“Being a volunteer was a unique experience, full of learning and stories that will stay with me forever”.


From a very young age I wanted to be a volunteer, but because of studies and work I found it difficult to do so. In 2016 I finished college, and as everyone knows, the next step is to make a living. By that time I was fortunate to have a part time job and have some money saved up, which gave me the opportunity to do something else, and the first thing that came to mind was to volunteer.

I volunteered for Otra Cosa Network at the skate ramp, located in the shanty town Cerrito La Virgen-Huanchaco. I had a great time on this project and the ramp became my second home. To me, the ramp was like a fairground in which all of us could play and enjoy the things around us. At the ramp I learned lots about children and met very nice people. When we’re on the ramp, we all seem to forget the worries, anguish and problems that we go through in everyday life and we get lost in the pleasures of learning, smiling, playing and eating. For the children, this is especially important as many have ongoing domestic issues.

A day on the ramp

Children are always waiting at the door when we arrive; keen to get the best skateboard, or get their hands on the lego set. Others choose to do crafts, while the smallest prefer to play with the volunteers.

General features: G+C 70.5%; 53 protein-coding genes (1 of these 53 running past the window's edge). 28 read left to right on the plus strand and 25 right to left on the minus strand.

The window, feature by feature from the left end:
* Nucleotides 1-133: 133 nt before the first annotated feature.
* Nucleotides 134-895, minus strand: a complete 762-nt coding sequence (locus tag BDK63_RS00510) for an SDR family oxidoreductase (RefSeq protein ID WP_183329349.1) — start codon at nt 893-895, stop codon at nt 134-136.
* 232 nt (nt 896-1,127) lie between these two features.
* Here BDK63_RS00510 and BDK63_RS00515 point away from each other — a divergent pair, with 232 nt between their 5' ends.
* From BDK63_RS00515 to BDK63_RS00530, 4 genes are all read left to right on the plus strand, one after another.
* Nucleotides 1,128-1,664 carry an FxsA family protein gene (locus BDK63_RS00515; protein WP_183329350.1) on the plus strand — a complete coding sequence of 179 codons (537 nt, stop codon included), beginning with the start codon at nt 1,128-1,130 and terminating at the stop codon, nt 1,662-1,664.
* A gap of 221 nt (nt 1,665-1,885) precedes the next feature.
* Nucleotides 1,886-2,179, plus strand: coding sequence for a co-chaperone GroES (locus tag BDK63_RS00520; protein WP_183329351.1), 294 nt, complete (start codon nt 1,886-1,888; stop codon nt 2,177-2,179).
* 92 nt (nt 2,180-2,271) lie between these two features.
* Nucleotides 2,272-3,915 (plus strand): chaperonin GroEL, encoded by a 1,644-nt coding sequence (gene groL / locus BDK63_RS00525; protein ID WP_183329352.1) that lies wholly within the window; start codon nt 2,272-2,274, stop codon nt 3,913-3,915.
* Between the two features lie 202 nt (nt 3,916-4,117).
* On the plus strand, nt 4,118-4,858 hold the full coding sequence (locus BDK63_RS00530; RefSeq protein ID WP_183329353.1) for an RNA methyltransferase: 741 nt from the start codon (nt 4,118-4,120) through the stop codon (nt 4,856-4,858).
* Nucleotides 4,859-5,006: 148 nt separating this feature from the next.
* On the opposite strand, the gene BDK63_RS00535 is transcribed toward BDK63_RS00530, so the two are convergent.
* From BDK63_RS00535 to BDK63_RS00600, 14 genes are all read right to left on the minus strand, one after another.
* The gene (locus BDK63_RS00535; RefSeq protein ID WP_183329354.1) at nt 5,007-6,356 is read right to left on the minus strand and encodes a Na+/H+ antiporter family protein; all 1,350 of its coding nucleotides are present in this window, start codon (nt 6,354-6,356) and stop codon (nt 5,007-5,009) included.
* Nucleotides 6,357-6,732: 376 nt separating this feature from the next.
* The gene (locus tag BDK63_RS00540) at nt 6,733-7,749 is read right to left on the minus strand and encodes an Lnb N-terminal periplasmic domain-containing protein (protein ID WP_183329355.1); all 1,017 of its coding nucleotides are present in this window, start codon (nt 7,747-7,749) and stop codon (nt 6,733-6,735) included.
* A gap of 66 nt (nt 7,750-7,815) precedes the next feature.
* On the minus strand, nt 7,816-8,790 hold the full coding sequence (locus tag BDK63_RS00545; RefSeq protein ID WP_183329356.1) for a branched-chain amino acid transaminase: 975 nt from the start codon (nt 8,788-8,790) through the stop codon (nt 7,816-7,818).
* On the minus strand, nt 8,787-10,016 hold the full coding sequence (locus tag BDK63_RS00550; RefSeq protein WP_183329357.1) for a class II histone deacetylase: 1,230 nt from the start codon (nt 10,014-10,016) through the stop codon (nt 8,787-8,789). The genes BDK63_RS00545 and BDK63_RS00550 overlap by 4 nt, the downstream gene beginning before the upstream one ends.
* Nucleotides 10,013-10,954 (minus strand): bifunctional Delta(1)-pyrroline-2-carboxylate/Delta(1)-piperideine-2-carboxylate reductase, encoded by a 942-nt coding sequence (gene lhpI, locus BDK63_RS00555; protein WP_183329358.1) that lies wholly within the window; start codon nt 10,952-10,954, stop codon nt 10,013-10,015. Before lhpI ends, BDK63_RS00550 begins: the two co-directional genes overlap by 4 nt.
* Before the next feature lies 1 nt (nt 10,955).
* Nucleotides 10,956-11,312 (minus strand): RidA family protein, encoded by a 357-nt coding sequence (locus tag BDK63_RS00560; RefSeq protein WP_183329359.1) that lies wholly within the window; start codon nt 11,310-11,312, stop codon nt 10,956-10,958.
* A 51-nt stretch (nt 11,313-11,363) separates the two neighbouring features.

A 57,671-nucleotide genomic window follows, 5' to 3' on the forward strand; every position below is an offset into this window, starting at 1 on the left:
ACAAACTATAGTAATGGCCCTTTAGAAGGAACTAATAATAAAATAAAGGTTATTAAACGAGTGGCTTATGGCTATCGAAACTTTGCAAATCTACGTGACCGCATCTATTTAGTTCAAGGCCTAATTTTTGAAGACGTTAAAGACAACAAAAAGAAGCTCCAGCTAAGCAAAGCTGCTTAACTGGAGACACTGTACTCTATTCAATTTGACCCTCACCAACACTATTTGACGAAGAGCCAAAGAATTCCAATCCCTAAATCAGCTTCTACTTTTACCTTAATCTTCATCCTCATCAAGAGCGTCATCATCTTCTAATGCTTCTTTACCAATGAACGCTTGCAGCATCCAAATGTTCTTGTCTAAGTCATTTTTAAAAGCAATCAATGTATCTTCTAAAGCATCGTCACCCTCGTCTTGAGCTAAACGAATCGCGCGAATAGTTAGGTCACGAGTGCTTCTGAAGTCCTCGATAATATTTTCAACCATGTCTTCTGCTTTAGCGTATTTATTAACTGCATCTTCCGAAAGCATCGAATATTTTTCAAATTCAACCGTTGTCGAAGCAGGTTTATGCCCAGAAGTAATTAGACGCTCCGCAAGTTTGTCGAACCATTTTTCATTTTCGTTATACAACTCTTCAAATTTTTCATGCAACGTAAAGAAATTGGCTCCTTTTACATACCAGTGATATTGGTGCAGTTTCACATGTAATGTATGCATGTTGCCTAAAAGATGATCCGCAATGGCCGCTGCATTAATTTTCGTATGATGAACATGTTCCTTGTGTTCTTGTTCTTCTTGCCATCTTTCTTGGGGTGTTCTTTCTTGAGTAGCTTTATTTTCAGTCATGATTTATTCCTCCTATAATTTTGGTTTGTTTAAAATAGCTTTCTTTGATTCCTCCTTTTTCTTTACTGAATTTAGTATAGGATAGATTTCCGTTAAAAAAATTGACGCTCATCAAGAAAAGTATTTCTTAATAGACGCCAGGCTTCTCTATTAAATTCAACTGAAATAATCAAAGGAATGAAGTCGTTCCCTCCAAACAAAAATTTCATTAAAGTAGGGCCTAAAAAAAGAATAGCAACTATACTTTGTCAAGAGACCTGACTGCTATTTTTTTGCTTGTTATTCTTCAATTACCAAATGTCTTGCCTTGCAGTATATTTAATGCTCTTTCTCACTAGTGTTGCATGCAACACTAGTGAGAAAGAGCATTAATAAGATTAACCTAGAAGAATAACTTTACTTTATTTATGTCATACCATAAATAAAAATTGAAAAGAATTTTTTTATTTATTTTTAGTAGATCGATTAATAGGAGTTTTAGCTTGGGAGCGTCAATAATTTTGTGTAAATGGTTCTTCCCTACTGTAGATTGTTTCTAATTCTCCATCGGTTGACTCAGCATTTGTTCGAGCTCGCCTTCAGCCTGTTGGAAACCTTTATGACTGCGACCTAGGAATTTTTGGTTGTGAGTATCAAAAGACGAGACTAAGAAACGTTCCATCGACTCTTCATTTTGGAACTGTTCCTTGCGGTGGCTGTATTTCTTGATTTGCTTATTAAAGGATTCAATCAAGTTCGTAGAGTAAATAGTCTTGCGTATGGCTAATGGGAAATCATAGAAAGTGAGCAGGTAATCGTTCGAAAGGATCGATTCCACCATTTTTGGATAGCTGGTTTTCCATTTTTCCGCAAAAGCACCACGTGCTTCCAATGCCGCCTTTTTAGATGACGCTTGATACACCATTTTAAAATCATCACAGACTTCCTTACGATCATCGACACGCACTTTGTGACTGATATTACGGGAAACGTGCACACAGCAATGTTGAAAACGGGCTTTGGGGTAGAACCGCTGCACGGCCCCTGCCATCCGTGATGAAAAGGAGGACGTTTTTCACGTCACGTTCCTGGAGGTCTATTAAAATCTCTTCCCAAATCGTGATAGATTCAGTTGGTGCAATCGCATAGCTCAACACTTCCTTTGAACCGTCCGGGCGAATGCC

As volunteers it was almost impossible to say no to the children, because if you did they would get sad. Personally, I loved being able to run, smile, sing, jump and scream with them as it took me back to my childhood. One of their favourite games was “Shark”, in which a person, designated the “Shark”, has to “eat” the other players as they run between safe zones. If they catch someone, they then become the shark.

We close the ramp at 6pm. Some children complain that this is too early, but that’s because we don’t want children to be late home. Honestly, I think they feel that way because for those three hours they get our undivided attention.

One Friday each month, we hold a small event or party with competitions and prizes.

The benefit of my volunteer work

The sheer range of activities available at the ramp; from books to paints, legos to crafts, allowed me to do something for all the children, whatever their preference. Personally, I enjoyed working with recyclable crafts, because it allowed the children to be creative while developing an appreciation for environmental issues.

I also had the opportunity to practice and improve my English with native speakers from Europe or America. This gave me more confidence and helped me overcome my fear of speaking English.

My time as a volunteer has come to an end, which is a shame, but I am happy to know that there are volunteers playing and teaching the children as I once did. For me it is rewarding to be able to contribute to their creative and recreational development.

It’s the simple things I’ll really miss; when they ran up to me for hugs and kisses and even just asking them about their day at school.




This blog was written by Maria Flor Alvarado Reyes.

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